COLUMBIA, Md. (AP) _ A man who complained about faulty brakes on his 1992 Buick got an apology, but not the one he expected. It came directly from the auto worker responsible for the mistake.

''I would never have believed it. I'm just amazed,'' said John F. Jacobs, 48, an electrical engineer. ''It appears to be that they're paying attention to quality control.''

Rich Richardson, a foreman in the Flint, Mich., plant that built Jacobs' LeSabre, thought he was calling a dealer when he dialed Jacobs' number last week. When he realized he had the car owner on the phone, he decided to go ahead with the call anyway.

''I thought we ought to talk to him. The defect was so important that I thought we ought to tell him we are going to see it never happens again,'' Richardson, 47, a 29-year GM veteran, said Monday.

Jacobs told Richardson he had traded in a 1985 Toyota van for the Buick, and Richardson decided to call auto worker Mike Wilson, who had installed the brakes, to the phone.

Jacobs said both men apologized profusely for the mistake.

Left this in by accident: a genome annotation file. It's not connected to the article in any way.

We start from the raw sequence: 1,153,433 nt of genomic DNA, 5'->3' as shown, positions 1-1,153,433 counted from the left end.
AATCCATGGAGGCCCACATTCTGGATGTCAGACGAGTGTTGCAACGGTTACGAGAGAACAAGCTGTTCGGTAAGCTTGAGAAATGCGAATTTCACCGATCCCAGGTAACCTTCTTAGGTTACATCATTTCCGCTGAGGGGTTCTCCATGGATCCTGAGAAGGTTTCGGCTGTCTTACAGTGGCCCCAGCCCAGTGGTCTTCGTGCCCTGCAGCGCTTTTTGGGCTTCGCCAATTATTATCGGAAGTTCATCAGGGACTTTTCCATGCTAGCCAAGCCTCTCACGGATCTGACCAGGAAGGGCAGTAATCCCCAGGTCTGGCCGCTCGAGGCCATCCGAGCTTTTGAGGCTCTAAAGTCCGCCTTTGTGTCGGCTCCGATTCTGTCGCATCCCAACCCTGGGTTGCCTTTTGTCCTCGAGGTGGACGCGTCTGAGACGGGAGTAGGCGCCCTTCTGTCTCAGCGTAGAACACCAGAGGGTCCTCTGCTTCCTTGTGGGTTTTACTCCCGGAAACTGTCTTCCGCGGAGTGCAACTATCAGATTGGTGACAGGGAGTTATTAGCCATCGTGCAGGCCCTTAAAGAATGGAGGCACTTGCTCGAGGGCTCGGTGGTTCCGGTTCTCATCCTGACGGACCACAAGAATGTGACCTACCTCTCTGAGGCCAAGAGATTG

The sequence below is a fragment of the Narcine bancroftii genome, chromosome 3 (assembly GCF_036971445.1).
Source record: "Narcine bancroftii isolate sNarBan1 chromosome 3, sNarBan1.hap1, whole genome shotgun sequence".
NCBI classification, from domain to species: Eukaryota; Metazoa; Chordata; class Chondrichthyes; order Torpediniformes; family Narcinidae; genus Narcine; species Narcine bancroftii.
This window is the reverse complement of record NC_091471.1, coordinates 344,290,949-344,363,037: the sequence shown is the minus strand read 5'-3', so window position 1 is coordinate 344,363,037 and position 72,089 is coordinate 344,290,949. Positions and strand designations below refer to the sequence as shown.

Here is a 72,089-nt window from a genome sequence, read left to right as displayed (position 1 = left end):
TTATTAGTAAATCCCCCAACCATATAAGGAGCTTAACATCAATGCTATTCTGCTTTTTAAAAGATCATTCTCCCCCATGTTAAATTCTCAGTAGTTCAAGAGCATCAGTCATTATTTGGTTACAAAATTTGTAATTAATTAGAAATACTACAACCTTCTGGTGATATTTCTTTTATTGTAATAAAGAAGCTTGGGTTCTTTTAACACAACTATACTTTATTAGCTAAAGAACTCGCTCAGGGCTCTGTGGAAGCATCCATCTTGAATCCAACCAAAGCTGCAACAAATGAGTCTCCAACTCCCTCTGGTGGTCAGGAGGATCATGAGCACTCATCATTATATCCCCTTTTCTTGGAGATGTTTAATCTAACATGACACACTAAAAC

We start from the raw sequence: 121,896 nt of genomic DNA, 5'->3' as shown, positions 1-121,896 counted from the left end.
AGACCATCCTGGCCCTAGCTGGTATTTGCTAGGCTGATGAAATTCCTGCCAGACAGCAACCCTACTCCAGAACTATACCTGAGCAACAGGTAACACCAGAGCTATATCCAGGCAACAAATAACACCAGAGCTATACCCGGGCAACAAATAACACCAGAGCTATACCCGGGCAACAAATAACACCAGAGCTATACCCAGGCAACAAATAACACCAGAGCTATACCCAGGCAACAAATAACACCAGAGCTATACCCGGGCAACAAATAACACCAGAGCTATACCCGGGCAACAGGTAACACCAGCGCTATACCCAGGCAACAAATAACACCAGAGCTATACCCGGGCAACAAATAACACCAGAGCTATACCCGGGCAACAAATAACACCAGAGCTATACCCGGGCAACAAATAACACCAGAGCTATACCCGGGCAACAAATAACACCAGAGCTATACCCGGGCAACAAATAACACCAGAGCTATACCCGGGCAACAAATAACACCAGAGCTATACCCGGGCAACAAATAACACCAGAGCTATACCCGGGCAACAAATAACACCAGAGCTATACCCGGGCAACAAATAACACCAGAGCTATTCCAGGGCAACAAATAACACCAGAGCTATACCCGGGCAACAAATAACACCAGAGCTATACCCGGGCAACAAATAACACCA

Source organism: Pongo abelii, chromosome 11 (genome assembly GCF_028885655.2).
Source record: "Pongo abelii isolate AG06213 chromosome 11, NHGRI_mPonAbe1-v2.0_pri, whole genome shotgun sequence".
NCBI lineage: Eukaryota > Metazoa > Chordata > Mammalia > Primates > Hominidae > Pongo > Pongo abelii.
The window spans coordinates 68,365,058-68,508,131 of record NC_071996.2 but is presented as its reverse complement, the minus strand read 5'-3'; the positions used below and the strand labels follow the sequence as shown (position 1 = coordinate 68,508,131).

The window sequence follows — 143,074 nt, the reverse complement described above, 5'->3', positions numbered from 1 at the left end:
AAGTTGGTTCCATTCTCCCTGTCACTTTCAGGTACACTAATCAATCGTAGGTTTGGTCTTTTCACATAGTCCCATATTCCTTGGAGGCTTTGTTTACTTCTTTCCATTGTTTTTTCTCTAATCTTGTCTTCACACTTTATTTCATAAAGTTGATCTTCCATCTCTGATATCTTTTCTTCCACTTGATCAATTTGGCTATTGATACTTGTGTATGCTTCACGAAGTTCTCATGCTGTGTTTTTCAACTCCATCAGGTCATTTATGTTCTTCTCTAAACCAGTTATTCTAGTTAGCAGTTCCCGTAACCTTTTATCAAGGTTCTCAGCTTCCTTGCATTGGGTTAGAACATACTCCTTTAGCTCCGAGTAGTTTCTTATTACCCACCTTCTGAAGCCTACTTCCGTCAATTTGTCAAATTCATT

''I'm just glad the man bought an American car,'' Wilson, 41, said Monday. ''If we can keep a customer for life then I have a job for life, and keeping jobs in this country is very important.''

Jacobs bought the Buick in December and discovered two weeks ago that the brakes had failed. A mechanic found that a bracket in the left front brake assembly hadn't been properly secured at the factory, allowing the brake fluid to drain away, Jacobs said. The dealer fixed the problem.

Jacobs said Wilson, a 23-year GM veteran, told him he had installed 80,000 front-wheel brake assemblies with just two failures. One was caught before the car left the plant and the other was Jacobs'.

Julie Hamp, a spokeswoman for Buick, said the company encourages dealers to deal promptly with defects, but she had never heard of any Buick Division worker calling a customer directly.

She said she would talk to her bosses about seeing if it can be done again.